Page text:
Revealing innovative JAK1 and JAK3 inhibitors: a comprehensive study utilizing QSAR, 3D-Pharmacophore screening, molecular docking, molecular dynamics, and MM/GBSA analyses

Cacciatore, Ivana ; Alnajjar, Radwan ; Hanine, Hadni ; Aouidate, Adnane ; Mothana, Ramzi A. ; Alanzi, Abdullah R. ; Elhallaoui, Menana ; Faris, Abdelmoujoud (2024-03-09)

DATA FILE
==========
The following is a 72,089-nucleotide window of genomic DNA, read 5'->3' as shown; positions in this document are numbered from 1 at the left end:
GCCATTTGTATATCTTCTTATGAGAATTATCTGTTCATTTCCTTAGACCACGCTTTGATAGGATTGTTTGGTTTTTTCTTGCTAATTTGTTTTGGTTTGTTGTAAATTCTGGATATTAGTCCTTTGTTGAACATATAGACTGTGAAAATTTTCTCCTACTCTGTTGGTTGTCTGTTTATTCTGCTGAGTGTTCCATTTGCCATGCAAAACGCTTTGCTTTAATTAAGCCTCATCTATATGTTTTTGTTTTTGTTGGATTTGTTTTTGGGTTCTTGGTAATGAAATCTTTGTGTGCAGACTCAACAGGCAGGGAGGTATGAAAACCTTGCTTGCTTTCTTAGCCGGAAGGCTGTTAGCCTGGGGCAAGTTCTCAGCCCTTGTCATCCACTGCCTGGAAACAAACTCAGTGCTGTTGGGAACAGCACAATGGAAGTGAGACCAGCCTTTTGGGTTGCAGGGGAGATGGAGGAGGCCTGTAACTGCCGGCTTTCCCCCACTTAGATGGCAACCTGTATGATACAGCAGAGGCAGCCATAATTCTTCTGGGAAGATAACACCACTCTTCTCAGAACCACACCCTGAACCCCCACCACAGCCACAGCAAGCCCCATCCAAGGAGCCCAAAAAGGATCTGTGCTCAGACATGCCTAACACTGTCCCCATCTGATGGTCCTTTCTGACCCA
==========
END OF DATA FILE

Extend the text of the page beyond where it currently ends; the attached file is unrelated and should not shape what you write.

The heterocycle compounds, with their diverse functionalities, are particularly effective in inhibiting Janus kinases (JAKs). Therefore, it is crucial to identify the correlation between their complex structures and biological activities for the development of new drugs for the treatment of rheumatoid arthritis (RA) and cancer. In this study, a diverse set of 28 heterocyclic compounds selective for JAK1 and JAK3 was employed to construct quantitative structure-activity relationship (QSAR) models using multiple linear regression (MLR). Artificial neural network (ANN) models were employed in the development of QSAR models. The robustness and stability of the models were assessed through internal and external methodologies, including the domain of applicability (DoA). The molecular descriptors incorporated into the model exhibited a satisfactory correlation with the receptor-ligand complex structures of JAKs observed in X-ray crystallography, making the model interpretable and predictive. Furthermore, pharmacophore models ADRRR and ADHRR were designed for each JAK1 and JAK3, proving effective in discriminating between active compounds and decoys. Both models demonstrated good performance in identifying new compounds, with an ROC of 0.83 for the ADRRR model and an ROC of 0.75 for the ADHRR model. Using a pharmacophore model, the most promising compounds were selected based on their strong affinity compared to the most active compounds in the studied series each JAK1 and JAK3. Notably, the pharmacokinetic, physicochemical properties, and biological activities of the selected compounds (As compounds ZINC79189223 and ZINC66252348) were found to be consistent with their therapeutic effects in RA, owing to their nontoxic, cholinergic nature, absence of P-glycoprotein, high gastrointestinal absorption, and ability to penetrate the blood-brain barrier. Furthermore, ADMET properties were assessed, and molecular dynamics and MM/GBSA analysis revealed stability in these molecules.

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